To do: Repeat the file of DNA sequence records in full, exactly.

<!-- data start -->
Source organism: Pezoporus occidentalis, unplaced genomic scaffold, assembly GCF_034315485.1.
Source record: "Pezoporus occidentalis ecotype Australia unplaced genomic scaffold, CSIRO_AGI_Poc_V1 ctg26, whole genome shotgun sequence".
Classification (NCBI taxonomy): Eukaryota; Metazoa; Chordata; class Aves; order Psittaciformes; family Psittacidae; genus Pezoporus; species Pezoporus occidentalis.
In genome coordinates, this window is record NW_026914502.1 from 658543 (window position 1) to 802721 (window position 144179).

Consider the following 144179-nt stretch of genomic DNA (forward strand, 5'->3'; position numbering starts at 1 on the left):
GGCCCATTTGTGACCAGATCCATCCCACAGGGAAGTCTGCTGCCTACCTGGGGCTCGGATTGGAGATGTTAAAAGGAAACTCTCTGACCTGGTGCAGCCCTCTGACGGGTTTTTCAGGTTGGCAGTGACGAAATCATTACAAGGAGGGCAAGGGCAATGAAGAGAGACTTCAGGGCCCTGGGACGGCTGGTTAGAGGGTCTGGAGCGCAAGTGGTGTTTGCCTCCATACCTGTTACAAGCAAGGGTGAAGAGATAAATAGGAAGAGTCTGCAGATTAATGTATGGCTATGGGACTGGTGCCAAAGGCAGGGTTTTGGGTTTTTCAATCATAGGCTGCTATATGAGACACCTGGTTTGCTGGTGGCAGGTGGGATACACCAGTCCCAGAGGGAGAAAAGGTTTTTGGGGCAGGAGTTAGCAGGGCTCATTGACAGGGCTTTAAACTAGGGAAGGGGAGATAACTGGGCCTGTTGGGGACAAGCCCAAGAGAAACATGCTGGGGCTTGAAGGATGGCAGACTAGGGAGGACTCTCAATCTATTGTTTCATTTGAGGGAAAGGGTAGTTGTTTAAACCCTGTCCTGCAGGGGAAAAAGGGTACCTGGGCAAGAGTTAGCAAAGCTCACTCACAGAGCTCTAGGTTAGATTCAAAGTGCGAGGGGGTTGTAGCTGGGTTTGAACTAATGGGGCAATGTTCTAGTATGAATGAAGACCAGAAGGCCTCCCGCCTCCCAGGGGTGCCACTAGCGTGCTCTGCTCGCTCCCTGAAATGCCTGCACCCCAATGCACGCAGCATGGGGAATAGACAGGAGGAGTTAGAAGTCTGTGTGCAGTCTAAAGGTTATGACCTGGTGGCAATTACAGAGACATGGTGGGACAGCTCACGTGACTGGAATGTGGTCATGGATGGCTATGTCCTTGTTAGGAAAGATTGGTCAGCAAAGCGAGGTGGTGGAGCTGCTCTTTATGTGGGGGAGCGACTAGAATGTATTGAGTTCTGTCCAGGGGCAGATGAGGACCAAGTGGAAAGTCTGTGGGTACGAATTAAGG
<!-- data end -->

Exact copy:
Source organism: Pezoporus occidentalis, unplaced genomic scaffold, assembly GCF_034315485.1.
Source record: "Pezoporus occidentalis ecotype Australia unplaced genomic scaffold, CSIRO_AGI_Poc_V1 ctg26, whole genome shotgun sequence".
Classification (NCBI taxonomy): Eukaryota; Metazoa; Chordata; class Aves; order Psittaciformes; family Psittacidae; genus Pezoporus; species Pezoporus occidentalis.
In genome coordinates, this window is record NW_026914502.1 from 658543 (window position 1) to 802721 (window position 144179).

Consider the following 144179-nt stretch of genomic DNA (forward strand, 5'->3'; position numbering starts at 1 on the left):
GGCCCATTTGTGACCAGATCCATCCCACAGGGAAGTCTGCTGCCTACCTGGGGCTCGGATTGGAGATGTTAAAAGGAAACTCTCTGACCTGGTGCAGCCCTCTGACGGGTTTTTCAGGTTGGCAGTGACGAAATCATTACAAGGAGGGCAAGGGCAATGAAGAGAGACTTCAGGGCCCTGGGACGGCTGGTTAGAGGGTCTGGAGCGCAAGTGGTGTTTGCCTCCATACCTGTTACAAGCAAGGGTGAAGAGATAAATAGGAAGAGTCTGCAGATTAATGTATGGCTATGGGACTGGTGCCAAAGGCAGGGTTTTGGGTTTTTCAATCATAGGCTGCTATATGAGACACCTGGTTTGCTGGTGGCAGGTGGGATACACCAGTCCCAGAGGGAGAAAAGGTTTTTGGGGCAGGAGTTAGCAGGGCTCATTGACAGGGCTTTAAACTAGGGAAGGGGAGATAACTGGGCCTGTTGGGGACAAGCCCAAGAGAAACATGCTGGGGCTTGAAGGATGGCAGACTAGGGAGGACTCTCAATCTATTGTTTCATTTGAGGGAAAGGGTAGTTGTTTAAACCCTGTCCTGCAGGGGAAAAAGGGTACCTGGGCAAGAGTTAGCAAAGCTCACTCACAGAGCTCTAGGTTAGATTCAAAGTGCGAGGGGGTTGTAGCTGGGTTTGAACTAATGGGGCAATGTTCTAGTATGAATGAAGACCAGAAGGCCTCCCGCCTCCCAGGGGTGCCACTAGCGTGCTCTGCTCGCTCCCTGAAATGCCTGCACCCCAATGCACGCAGCATGGGGAATAGACAGGAGGAGTTAGAAGTCTGTGTGCAGTCTAAAGGTTATGACCTGGTGGCAATTACAGAGACATGGTGGGACAGCTCACGTGACTGGAATGTGGTCATGGATGGCTATGTCCTTGTTAGGAAAGATTGGTCAGCAAAGCGAGGTGGTGGAGCTGCTCTTTATGTGGGGGAGCGACTAGAATGTATTGAGTTCTGTCCAGGGGCAGATGAGGACCAAGTGGAAAGTCTGTGGGTACGAATTAAGG